Gallaher said all the records required for the audit to be performed by the state auditor is ready to go and the commission and all other county employees are prepared to help Galloway’s office in any way needed. The presiding commissioner also had words of praise for the whistleblower program.

“The whistleblower program is a great thing and we need to mention that in our policy. It’s not mentioned now, but we need to.”

Still, all three commissioners — Gallaher, Wilkinson and Patrick Mullins — all expressed concern that the attack against Mahurin over the past few months could be a political ploy to hurt the incumbent’s chances in the November election.

It’s something Mahurin believes to be a distinct possibility as well.

“I’ve had a chance to review that letter,” he said. “Let me say first and foremost that I openly welcome any audit. I’ve been audited just like every officeholder at least twice if not three times every year because of the budget and the amount of money the county deals with. I have never had an issue with an audit or anything dealing with monetary expenditures.

“Any money that is ever paid out from my office — of any kind, through any fund, payroll or reimbursements — have to be sent over in the form of a purchase order through the county and have to be approved by the auditor and the county commission. I do not have access to any funds that I can disburse on my own.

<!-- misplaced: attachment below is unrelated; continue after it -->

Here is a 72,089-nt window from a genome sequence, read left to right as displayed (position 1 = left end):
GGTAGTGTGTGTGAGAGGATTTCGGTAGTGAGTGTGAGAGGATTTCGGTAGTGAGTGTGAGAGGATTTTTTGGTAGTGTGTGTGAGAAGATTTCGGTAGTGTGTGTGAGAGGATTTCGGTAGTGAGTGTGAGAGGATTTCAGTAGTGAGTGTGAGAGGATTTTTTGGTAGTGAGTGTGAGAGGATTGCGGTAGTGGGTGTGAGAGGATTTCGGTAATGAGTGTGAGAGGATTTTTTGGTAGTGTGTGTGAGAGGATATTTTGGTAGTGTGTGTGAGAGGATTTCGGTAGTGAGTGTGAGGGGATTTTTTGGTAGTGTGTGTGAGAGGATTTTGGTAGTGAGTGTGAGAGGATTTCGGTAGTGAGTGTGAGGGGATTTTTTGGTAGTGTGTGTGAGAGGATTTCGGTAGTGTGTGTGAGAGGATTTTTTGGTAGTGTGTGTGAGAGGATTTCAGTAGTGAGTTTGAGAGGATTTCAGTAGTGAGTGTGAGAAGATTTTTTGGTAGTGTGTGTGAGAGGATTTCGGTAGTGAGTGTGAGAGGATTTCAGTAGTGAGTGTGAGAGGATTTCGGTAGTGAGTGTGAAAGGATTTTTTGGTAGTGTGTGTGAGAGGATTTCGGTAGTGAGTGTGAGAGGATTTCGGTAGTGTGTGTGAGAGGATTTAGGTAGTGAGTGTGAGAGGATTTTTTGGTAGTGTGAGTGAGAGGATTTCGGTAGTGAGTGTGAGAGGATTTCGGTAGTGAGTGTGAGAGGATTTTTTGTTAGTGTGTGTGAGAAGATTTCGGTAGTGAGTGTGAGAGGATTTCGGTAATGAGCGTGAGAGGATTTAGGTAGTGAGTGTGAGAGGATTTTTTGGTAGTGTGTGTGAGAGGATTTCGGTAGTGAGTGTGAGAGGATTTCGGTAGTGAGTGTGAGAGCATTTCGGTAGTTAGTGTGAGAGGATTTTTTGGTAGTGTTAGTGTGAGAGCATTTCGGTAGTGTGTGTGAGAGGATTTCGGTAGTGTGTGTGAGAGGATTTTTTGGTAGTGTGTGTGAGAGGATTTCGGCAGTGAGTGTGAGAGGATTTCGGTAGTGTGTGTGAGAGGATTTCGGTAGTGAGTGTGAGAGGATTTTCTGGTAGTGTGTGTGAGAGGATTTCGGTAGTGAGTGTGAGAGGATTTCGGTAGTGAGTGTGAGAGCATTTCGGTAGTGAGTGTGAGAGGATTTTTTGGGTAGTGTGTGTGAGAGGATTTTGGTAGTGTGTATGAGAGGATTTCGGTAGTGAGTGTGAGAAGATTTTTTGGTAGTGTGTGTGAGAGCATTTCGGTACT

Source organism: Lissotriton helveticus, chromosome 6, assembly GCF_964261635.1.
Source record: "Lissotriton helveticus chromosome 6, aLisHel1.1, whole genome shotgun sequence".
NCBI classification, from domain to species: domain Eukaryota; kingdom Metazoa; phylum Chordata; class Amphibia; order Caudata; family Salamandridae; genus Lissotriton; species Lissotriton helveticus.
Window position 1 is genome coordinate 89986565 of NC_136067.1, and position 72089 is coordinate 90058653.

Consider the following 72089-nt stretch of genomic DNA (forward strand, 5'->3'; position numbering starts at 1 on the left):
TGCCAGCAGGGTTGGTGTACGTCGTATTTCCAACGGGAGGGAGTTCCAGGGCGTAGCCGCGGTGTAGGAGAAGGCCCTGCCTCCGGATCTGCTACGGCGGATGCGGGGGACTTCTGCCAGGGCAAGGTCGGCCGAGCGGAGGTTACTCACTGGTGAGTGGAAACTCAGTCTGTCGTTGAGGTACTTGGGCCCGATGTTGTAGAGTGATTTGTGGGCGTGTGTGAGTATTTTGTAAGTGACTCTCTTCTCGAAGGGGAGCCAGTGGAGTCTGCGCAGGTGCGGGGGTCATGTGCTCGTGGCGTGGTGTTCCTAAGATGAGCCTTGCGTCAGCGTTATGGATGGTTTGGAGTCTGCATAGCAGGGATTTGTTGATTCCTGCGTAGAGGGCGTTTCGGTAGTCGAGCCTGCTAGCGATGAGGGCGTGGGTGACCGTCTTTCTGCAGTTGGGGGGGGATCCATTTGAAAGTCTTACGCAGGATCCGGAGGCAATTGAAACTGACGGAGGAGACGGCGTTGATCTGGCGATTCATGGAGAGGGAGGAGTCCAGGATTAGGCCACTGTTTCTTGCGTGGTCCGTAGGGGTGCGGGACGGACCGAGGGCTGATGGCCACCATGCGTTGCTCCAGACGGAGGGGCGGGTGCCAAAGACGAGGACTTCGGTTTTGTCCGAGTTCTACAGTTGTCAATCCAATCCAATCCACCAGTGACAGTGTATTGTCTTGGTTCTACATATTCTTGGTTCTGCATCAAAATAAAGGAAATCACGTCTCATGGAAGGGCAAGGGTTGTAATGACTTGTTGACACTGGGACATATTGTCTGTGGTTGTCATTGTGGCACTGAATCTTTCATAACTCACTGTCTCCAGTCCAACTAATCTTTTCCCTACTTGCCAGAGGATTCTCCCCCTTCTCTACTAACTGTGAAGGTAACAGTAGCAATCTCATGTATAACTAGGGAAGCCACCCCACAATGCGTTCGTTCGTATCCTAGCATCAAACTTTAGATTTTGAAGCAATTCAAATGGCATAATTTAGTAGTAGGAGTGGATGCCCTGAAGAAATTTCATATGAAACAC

“Any allegation that I would have used money inappropriately or disbursed bonuses — I don’t even have the ability to do that. I don’t actually have any money in my office. Everything is controlled by the commission, the county treasurer and the county auditor — and I have to request that money before it’s disbursed.

“Obviously, if they requested from the auditor’s office that [the letter] be sent to the commission on primary election day, it would seem to be political in nature. I’ve had a lot of mud slung at me and I will welcome the time I receive to answer that and at any other proceedings that come up. I open my books to any auditor, to anybody who needs to review my documents. I certainly hope this is concluded before the general election.”

“They’ve asked the commission for an invitation to do the audit because the county is responsible for the cost of the audit, so we have to authorize that.” — SFC Presiding Commissioner Harold Gallaher

St. Francois County Prosecutor Jerrod Mahurin explains office job title changes he was requesting during a recent county commission meeting which became heated after local attorney Vonne Karraker voiced several concerns about his office. Now the state auditor has asked to review the office's finances. Mahurin said he welcomes any audit. 

St. Francois County Prosecutor Jerrod Mahurin explains office job title changes he was requesting during a recent county commission meeting which became heated after local attorney Vonne Karraker voiced several concerns about his office. Now the state auditor has asked to review the office’s finances. Mahurin said he welcomes any audit. 

Kevin Jenkins is a reporter for the Daily Journal and can be reached at 573-518-3614 or